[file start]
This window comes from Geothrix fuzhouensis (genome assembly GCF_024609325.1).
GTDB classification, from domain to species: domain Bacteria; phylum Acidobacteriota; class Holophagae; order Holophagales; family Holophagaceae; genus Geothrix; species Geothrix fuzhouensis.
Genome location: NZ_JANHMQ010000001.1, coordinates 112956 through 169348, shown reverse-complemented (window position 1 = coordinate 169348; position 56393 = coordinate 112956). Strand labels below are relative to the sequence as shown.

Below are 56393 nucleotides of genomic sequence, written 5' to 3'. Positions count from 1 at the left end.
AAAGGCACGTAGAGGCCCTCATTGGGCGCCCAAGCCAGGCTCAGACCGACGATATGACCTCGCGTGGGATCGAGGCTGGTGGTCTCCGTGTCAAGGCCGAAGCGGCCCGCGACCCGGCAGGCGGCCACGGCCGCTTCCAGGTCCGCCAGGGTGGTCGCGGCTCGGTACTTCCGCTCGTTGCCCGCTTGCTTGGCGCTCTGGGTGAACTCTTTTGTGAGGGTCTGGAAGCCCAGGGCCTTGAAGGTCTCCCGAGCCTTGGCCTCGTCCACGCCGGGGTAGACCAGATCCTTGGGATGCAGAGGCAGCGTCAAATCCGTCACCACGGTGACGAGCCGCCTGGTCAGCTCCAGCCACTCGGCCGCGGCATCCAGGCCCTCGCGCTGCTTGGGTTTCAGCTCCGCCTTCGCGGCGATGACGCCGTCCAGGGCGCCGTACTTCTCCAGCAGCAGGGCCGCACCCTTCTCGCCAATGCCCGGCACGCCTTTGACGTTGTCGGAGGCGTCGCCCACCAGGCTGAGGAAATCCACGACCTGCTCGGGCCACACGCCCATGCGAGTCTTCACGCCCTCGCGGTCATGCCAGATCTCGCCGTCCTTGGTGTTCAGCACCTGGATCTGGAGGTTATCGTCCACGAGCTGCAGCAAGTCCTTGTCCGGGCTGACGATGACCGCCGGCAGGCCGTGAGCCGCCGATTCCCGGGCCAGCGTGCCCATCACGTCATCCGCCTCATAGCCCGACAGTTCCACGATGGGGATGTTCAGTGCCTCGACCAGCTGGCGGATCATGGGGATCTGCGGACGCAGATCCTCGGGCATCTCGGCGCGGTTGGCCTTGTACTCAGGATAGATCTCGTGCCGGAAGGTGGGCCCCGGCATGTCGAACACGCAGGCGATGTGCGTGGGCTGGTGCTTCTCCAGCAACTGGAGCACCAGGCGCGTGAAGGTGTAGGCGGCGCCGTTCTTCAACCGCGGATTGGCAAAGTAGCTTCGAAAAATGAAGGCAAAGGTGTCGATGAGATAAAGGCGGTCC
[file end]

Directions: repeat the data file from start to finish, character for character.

This window comes from Geothrix fuzhouensis (genome assembly GCF_024609325.1).
GTDB classification, from domain to species: domain Bacteria; phylum Acidobacteriota; class Holophagae; order Holophagales; family Holophagaceae; genus Geothrix; species Geothrix fuzhouensis.
Genome location: NZ_JANHMQ010000001.1, coordinates 112956 through 169348, shown reverse-complemented (window position 1 = coordinate 169348; position 56393 = coordinate 112956). Strand labels below are relative to the sequence as shown.

Below are 56393 nucleotides of genomic sequence, written 5' to 3'. Positions count from 1 at the left end.
AAAGGCACGTAGAGGCCCTCATTGGGCGCCCAAGCCAGGCTCAGACCGACGATATGACCTCGCGTGGGATCGAGGCTGGTGGTCTCCGTGTCAAGGCCGAAGCGGCCCGCGACCCGGCAGGCGGCCACGGCCGCTTCCAGGTCCGCCAGGGTGGTCGCGGCTCGGTACTTCCGCTCGTTGCCCGCTTGCTTGGCGCTCTGGGTGAACTCTTTTGTGAGGGTCTGGAAGCCCAGGGCCTTGAAGGTCTCCCGAGCCTTGGCCTCGTCCACGCCGGGGTAGACCAGATCCTTGGGATGCAGAGGCAGCGTCAAATCCGTCACCACGGTGACGAGCCGCCTGGTCAGCTCCAGCCACTCGGCCGCGGCATCCAGGCCCTCGCGCTGCTTGGGTTTCAGCTCCGCCTTCGCGGCGATGACGCCGTCCAGGGCGCCGTACTTCTCCAGCAGCAGGGCCGCACCCTTCTCGCCAATGCCCGGCACGCCTTTGACGTTGTCGGAGGCGTCGCCCACCAGGCTGAGGAAATCCACGACCTGCTCGGGCCACACGCCCATGCGAGTCTTCACGCCCTCGCGGTCATGCCAGATCTCGCCGTCCTTGGTGTTCAGCACCTGGATCTGGAGGTTATCGTCCACGAGCTGCAGCAAGTCCTTGTCCGGGCTGACGATGACCGCCGGCAGGCCGTGAGCCGCCGATTCCCGGGCCAGCGTGCCCATCACGTCATCCGCCTCATAGCCCGACAGTTCCACGATGGGGATGTTCAGTGCCTCGACCAGCTGGCGGATCATGGGGATCTGCGGACGCAGATCCTCGGGCATCTCGGCGCGGTTGGCCTTGTACTCAGGATAGATCTCGTGCCGGAAGGTGGGCCCCGGCATGTCGAACACGCAGGCGATGTGCGTGGGCTGGTGCTTCTCCAGCAACTGGAGCACCAGGCGCGTGAAGGTGTAGGCGGCGCCGTTCTTCAACCGCGGATTGGCAAAGTAGCTTCGAAAAATGAAGGCAAAGGTGTCGATGAGATAAAGGCGGTCC